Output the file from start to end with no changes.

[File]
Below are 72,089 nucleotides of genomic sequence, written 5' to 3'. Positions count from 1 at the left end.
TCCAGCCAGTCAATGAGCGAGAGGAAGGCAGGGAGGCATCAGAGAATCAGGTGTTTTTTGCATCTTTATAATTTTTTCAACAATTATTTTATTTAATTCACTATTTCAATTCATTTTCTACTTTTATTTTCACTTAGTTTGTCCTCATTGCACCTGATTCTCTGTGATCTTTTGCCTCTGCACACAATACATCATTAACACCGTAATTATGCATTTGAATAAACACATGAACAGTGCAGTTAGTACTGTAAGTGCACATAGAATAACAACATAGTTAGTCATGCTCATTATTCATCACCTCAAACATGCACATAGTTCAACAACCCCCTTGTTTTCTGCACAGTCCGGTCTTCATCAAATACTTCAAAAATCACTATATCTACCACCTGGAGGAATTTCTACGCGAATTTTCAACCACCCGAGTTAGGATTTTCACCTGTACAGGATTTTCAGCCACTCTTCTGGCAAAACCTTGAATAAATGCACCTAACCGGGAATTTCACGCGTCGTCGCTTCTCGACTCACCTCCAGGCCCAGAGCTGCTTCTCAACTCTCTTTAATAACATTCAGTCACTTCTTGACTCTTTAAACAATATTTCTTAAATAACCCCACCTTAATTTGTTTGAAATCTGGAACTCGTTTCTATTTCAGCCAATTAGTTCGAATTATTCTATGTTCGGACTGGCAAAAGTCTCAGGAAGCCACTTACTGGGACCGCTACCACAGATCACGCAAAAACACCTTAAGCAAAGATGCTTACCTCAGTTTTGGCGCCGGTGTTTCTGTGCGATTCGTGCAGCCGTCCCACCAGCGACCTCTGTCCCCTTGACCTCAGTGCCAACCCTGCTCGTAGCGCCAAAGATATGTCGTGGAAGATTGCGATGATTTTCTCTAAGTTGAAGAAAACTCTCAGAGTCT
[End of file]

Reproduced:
Below are 72,089 nucleotides of genomic sequence, written 5' to 3'. Positions count from 1 at the left end.
TCCAGCCAGTCAATGAGCGAGAGGAAGGCAGGGAGGCATCAGAGAATCAGGTGTTTTTTGCATCTTTATAATTTTTTCAACAATTATTTTATTTAATTCACTATTTCAATTCATTTTCTACTTTTATTTTCACTTAGTTTGTCCTCATTGCACCTGATTCTCTGTGATCTTTTGCCTCTGCACACAATACATCATTAACACCGTAATTATGCATTTGAATAAACACATGAACAGTGCAGTTAGTACTGTAAGTGCACATAGAATAACAACATAGTTAGTCATGCTCATTATTCATCACCTCAAACATGCACATAGTTCAACAACCCCCTTGTTTTCTGCACAGTCCGGTCTTCATCAAATACTTCAAAAATCACTATATCTACCACCTGGAGGAATTTCTACGCGAATTTTCAACCACCCGAGTTAGGATTTTCACCTGTACAGGATTTTCAGCCACTCTTCTGGCAAAACCTTGAATAAATGCACCTAACCGGGAATTTCACGCGTCGTCGCTTCTCGACTCACCTCCAGGCCCAGAGCTGCTTCTCAACTCTCTTTAATAACATTCAGTCACTTCTTGACTCTTTAAACAATATTTCTTAAATAACCCCACCTTAATTTGTTTGAAATCTGGAACTCGTTTCTATTTCAGCCAATTAGTTCGAATTATTCTATGTTCGGACTGGCAAAAGTCTCAGGAAGCCACTTACTGGGACCGCTACCACAGATCACGCAAAAACACCTTAAGCAAAGATGCTTACCTCAGTTTTGGCGCCGGTGTTTCTGTGCGATTCGTGCAGCCGTCCCACCAGCGACCTCTGTCCCCTTGACCTCAGTGCCAACCCTGCTCGTAGCGCCAAAGATATGTCGTGGAAGATTGCGATGATTTTCTCTAAGTTGAAGAAAACTCTCAGAGTCT